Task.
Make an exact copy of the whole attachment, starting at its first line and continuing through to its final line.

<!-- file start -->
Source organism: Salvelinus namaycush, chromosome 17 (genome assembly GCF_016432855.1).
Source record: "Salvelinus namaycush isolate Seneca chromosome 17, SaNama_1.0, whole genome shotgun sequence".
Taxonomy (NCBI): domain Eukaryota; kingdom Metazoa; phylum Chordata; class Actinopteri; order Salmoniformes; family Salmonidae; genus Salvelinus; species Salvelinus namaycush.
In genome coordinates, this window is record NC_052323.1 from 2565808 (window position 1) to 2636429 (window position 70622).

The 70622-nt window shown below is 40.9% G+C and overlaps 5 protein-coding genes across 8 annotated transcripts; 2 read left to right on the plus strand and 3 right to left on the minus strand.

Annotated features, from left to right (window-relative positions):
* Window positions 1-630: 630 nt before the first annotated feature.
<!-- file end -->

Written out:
Source organism: Salvelinus namaycush, chromosome 17 (genome assembly GCF_016432855.1).
Source record: "Salvelinus namaycush isolate Seneca chromosome 17, SaNama_1.0, whole genome shotgun sequence".
Taxonomy (NCBI): domain Eukaryota; kingdom Metazoa; phylum Chordata; class Actinopteri; order Salmoniformes; family Salmonidae; genus Salvelinus; species Salvelinus namaycush.
In genome coordinates, this window is record NC_052323.1 from 2565808 (window position 1) to 2636429 (window position 70622).

The 70622-nt window shown below is 40.9% G+C and overlaps 5 protein-coding genes across 8 annotated transcripts; 2 read left to right on the plus strand and 3 right to left on the minus strand.

Annotated features, from left to right (window-relative positions):
* Window positions 1-630: 630 nt before the first annotated feature.